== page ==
CAMBERWELL CAMEO: BA Photography Student Marta Barina
Marta Barina sees the making process as a very important part of her practice. This is particularly apparent in the new body of works which was on display at Camberwell Degree Show. Coming from an Architecture and Design course she finished in Italy, Barina has always been keen to use shapes and physical objects to represent abstract meanings and experiences. She defines her works as a “physical designed version of the mind”.
Her recent project “I can hear the grass grow” includes four different works: a real grass wave, a sculpture made of metal and tarpaulin, a star slash hour glass rotating on the wall, and a painting slash photographic composition with sand rushes. The works are visually linked to each other by their monochrome aspects, respectively green, blue, yellow and red.
Barina recently started to reflect on the Zen philosophy within her practice. Initially intrigued by the idea of “gateless Zen” introduced in the 13th century, she began to explore the infinite possibilities of reaching a place that has no gate while thousand of roads entering it. Like the infinite thoughts that meditation can lead to, from work to work, her extravagant use of materials (including wood, metal, acrylic, paint, sand, organic matter and photographs) led her to discover ever new processes, to explore new ways to “access” her own mind and to puzzle the one of the viewer.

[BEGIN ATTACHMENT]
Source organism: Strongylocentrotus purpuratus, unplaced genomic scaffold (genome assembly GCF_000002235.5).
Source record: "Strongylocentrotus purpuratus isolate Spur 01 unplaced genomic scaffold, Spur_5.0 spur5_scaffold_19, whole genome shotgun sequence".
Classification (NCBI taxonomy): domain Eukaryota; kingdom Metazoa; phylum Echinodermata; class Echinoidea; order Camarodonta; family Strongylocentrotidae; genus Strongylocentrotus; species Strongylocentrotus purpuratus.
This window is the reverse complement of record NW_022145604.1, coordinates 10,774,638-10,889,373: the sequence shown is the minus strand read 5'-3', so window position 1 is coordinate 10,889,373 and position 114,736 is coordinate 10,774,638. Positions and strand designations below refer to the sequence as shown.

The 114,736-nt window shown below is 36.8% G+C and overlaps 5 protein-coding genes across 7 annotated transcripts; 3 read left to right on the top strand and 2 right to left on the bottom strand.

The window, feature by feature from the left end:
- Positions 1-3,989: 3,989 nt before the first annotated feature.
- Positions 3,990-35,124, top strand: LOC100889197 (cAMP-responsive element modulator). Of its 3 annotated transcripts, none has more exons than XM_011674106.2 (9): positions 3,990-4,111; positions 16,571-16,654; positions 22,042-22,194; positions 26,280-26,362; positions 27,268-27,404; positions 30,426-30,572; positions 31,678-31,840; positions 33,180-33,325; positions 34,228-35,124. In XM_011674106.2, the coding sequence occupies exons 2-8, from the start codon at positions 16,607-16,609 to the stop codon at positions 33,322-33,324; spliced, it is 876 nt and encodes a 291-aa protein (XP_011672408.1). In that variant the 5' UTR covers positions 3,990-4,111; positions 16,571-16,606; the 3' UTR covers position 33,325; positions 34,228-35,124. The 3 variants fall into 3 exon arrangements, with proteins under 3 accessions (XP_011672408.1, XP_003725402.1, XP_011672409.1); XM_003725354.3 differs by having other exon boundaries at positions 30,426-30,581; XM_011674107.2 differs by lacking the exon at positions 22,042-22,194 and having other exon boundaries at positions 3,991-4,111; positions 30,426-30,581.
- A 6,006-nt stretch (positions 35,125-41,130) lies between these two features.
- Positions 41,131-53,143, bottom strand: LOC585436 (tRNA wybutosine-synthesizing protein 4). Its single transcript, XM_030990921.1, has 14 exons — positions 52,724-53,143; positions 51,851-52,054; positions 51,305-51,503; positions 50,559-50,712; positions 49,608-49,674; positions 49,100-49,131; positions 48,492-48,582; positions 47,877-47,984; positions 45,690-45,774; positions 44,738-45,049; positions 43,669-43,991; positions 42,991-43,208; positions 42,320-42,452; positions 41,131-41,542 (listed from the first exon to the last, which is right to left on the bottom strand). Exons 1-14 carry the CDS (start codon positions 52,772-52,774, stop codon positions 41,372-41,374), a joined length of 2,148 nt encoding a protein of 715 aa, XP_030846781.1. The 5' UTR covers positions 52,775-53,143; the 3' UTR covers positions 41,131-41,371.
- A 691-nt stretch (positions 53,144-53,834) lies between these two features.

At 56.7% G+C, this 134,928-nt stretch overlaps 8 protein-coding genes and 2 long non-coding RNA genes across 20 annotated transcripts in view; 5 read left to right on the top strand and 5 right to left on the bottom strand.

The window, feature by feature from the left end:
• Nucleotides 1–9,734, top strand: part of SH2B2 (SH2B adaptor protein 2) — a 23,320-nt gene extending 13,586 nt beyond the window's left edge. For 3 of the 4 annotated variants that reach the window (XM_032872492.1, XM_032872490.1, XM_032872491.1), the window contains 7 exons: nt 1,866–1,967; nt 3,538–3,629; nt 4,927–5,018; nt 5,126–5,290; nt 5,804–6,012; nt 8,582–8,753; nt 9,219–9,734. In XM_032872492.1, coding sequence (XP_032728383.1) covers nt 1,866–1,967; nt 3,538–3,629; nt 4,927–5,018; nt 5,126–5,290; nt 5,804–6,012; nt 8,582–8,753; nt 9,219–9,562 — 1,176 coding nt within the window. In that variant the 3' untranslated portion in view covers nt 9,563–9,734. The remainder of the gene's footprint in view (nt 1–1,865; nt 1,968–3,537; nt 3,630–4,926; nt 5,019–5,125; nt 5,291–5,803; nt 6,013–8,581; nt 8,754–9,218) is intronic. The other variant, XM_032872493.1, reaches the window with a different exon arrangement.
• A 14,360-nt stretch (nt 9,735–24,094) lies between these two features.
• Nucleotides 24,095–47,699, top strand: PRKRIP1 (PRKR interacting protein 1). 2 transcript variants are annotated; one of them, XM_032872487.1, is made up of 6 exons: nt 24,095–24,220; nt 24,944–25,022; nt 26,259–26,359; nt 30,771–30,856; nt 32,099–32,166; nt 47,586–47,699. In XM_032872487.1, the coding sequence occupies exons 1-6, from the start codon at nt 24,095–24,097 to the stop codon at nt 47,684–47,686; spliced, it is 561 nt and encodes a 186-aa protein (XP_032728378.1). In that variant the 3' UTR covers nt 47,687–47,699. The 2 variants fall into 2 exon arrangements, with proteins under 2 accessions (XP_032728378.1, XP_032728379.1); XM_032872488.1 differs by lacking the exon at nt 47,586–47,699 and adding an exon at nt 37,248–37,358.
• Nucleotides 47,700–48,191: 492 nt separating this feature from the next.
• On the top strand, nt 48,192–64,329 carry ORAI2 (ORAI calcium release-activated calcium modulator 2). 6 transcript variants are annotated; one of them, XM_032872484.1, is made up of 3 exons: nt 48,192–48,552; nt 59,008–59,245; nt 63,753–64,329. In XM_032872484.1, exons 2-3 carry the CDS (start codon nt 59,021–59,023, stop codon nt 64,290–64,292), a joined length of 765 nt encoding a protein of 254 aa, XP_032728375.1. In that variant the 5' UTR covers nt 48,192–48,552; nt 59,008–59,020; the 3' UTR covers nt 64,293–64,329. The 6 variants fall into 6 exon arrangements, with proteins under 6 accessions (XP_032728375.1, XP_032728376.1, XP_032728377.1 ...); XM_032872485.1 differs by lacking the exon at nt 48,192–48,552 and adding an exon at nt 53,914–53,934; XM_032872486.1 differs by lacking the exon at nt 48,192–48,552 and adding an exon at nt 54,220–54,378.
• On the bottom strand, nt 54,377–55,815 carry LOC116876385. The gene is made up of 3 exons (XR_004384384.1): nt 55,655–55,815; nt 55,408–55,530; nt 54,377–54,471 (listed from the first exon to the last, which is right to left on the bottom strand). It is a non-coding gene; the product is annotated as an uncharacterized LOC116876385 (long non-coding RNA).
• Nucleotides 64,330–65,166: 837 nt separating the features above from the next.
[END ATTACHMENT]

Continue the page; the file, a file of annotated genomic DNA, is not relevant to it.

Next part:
Most of the time the production of her works do not start with the aim to say something, but rather to understand it. While exploring the reasons behind day-to-day experiences “like a skin rash or a tic, the growth of a flower, the affection for a book, or social and intimate behaviours”, over the years her craft skills ranged from making a pinhole camera to welding metal, from growing grass to
modify an electric circuit. The materials as well keep varying, currently covering paint, photography, foam, resin, wood, volcanic sand, metal and acrylic.
Beside working as an artist, Barina investigates her versatile approach also as freelance curator. Her exhibitions and projects for entertainment and educational purposes have been seen both in London and Italy – including: “Open Boxes” event at The Royal Academy, British Museum and the Loading Bay Gallery; “Lines of Enquiry” exhibition for Proxy Act Festival in South London; “Less
Photography, More Photographic” exhibition of London based artists at GalleriaSP3 in Italy and this August she will be curating a group show with emerging European artists for the Slovenian contemporary art festival Fotopub.
Barina says that she is constantly inspired by different artists or “weird cringe funny or cheesy web and social media contents”. Among her current favourite artists are Bred Troemel and Helen Marten, and curator Paul Barsch.